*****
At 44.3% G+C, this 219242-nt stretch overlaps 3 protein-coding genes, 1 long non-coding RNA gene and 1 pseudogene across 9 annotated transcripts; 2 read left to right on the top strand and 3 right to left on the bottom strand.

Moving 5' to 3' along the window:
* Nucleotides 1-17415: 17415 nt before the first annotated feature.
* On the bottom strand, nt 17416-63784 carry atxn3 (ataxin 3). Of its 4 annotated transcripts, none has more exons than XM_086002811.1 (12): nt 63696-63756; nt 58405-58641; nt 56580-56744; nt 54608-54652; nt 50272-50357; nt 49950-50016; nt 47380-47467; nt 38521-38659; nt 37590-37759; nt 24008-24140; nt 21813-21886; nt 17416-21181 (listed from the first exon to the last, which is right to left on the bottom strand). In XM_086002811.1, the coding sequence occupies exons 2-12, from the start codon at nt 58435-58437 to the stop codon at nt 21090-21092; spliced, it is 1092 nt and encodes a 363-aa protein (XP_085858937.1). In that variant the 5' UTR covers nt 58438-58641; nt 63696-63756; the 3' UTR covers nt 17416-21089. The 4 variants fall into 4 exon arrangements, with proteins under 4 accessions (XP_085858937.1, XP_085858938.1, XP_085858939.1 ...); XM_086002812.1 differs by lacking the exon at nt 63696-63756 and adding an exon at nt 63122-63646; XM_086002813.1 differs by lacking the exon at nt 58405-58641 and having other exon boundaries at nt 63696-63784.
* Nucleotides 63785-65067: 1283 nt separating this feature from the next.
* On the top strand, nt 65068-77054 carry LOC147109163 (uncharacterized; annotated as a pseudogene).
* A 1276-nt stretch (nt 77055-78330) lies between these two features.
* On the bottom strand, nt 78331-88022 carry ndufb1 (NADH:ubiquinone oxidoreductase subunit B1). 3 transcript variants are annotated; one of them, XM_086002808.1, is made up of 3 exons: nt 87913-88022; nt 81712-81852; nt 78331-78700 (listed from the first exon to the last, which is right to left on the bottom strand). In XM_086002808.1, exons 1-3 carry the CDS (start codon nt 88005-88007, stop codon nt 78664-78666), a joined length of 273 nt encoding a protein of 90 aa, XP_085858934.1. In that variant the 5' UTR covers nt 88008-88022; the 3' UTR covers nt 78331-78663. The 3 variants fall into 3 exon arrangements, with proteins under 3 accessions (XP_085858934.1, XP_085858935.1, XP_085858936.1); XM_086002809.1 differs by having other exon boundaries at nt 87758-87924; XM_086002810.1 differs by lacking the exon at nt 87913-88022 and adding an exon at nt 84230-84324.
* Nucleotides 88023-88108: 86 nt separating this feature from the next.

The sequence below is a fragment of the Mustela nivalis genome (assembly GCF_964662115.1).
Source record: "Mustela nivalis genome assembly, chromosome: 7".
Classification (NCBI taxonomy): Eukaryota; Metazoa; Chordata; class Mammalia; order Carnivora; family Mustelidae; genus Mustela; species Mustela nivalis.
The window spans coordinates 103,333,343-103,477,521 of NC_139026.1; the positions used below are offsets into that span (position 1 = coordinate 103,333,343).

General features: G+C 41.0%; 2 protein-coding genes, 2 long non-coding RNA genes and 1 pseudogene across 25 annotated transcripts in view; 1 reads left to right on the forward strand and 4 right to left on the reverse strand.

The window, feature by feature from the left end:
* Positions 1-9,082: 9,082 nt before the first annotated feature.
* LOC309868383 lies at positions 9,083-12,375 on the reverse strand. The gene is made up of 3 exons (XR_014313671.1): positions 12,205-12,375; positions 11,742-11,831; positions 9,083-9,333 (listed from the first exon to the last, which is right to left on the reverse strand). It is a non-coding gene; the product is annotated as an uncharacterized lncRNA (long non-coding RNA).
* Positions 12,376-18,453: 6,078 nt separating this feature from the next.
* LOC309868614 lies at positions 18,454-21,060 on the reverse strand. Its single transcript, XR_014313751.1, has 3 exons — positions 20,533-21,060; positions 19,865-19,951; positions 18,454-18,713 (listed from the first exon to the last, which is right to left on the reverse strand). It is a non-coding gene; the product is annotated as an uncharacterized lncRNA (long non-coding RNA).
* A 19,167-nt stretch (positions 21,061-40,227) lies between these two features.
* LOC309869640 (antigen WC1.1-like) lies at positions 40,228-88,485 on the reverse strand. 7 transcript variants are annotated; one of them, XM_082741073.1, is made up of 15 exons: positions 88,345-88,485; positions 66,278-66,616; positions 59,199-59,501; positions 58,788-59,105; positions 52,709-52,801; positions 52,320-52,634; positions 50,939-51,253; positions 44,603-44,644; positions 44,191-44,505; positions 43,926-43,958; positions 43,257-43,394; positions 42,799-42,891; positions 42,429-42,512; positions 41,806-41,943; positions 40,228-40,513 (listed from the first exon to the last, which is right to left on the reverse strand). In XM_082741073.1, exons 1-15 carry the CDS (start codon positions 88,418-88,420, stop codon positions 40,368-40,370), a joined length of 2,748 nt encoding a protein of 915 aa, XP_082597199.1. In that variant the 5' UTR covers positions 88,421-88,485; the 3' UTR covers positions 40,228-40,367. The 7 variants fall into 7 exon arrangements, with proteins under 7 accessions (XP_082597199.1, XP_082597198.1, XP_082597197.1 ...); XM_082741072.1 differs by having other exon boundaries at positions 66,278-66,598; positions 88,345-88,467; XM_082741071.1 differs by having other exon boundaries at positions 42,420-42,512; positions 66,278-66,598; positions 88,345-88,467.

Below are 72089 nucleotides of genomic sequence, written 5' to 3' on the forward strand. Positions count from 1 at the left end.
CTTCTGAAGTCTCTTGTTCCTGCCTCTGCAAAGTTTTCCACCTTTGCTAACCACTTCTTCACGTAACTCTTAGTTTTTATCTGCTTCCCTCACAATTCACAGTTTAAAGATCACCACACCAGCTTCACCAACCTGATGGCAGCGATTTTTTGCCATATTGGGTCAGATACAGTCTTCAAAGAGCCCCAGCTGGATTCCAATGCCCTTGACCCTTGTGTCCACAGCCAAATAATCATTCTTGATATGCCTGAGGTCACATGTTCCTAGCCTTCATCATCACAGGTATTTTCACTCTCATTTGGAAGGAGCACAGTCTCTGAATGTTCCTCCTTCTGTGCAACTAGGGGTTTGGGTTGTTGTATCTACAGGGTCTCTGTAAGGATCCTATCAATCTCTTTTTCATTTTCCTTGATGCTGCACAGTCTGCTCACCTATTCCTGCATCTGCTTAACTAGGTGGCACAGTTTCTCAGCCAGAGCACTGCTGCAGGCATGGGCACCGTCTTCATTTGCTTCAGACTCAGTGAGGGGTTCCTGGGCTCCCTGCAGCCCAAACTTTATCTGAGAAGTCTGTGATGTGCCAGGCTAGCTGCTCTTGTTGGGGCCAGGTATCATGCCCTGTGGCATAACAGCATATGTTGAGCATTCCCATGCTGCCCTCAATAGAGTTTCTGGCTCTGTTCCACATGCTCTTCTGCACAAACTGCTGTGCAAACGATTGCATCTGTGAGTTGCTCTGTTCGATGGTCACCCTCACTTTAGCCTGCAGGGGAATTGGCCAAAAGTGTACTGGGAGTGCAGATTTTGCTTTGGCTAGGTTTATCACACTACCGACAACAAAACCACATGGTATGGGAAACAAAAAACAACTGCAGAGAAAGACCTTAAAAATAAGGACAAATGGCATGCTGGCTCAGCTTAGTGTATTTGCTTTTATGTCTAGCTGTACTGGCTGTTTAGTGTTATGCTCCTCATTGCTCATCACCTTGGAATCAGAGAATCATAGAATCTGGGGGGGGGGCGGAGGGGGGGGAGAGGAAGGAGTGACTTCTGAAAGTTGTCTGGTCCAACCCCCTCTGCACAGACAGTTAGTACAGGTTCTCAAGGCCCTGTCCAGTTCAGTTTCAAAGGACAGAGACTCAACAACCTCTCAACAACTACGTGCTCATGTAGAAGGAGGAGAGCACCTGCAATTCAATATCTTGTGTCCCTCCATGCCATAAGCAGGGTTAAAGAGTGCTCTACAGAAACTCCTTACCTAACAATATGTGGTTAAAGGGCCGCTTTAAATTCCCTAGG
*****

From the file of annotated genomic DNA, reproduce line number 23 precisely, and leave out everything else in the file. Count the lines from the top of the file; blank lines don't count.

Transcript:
CTTCTGAAGTCTCTTGTTCCTGCCTCTGCAAAGTTTTCCACCTTTGCTAACCACTTCTTCACGTAACTCTTAGTTTTTATCTGCTTCCCTCACAATTCACAGTTTAAAGATCACCACACCAGCTTCACCAACCTGATGGCAGCGATTTTTTGCCATATTGGGTCAGATACAGTCTTCAAAGAGCCCCAGCTGGATTCCAATGCCCTTGACCCTTGTGTCCACAGCCAAATAATCATTCTTGATATGCCTGAGGTCACATGTTCCTAGCCTTCATCATCACAGGTATTTTCACTCTCATTTGGAAGGAGCACAGTCTCTGAATGTTCCTCCTTCTGTGCAACTAGGGGTTTGGGTTGTTGTATCTACAGGGTCTCTGTAAGGATCCTATCAATCTCTTTTTCATTTTCCTTGATGCTGCACAGTCTGCTCACCTATTCCTGCATCTGCTTAACTAGGTGGCACAGTTTCTCAGCCAGAGCACTGCTGCAGGCATGGGCACCGTCTTCATTTGCTTCAGACTCAGTGAGGGGTTCCTGGGCTCCCTGCAGCCCAAACTTTATCTGAGAAGTCTGTGATGTGCCAGGCTAGCTGCTCTTGTTGGGGCCAGGTATCATGCCCTGTGGCATAACAGCATATGTTGAGCATTCCCATGCTGCCCTCAATAGAGTTTCTGGCTCTGTTCCACATGCTCTTCTGCACAAACTGCTGTGCAAACGATTGCATCTGTGAGTTGCTCTGTTCGATGGTCACCCTCACTTTAGCCTGCAGGGGAATTGGCCAAAAGTGTACTGGGAGTGCAGATTTTGCTTTGGCTAGGTTTATCACACTACCGACAACAAAACCACATGGTATGGGAAACAAAAAACAACTGCAGAGAAAGACCTTAAAAATAAGGACAAATGGCATGCTGGCTCAGCTTAGTGTATTTGCTTTTATGTCTAGCTGTACTGGCTGTTTAGTGTTATGCTCCTCATTGCTCATCACCTTGGAATCAGAGAATCATAGAATCTGGGGGGGGGGCGGAGGGGGGGGAGAGGAAGGAGTGACTTCTGAAAGTTGTCTGGTCCAACCCCCTCTGCACAGACAGTTAGTACAGGTTCTCAAGGCCCTGTCCAGTTCAGTTTCAAAGGACAGAGACTCAACAACCTCTCAACAACTACGTGCTCATGTAGAAGGAGGAGAGCACCTGCAATTCAATATCTTGTGTCCCTCCATGCCATAAGCAGGGTTAAAGAGTGCTCTACAGAAACTCCTTACCTAACAATATGTGGTTAAAGGGCCGCTTTAAATTCCCTAGG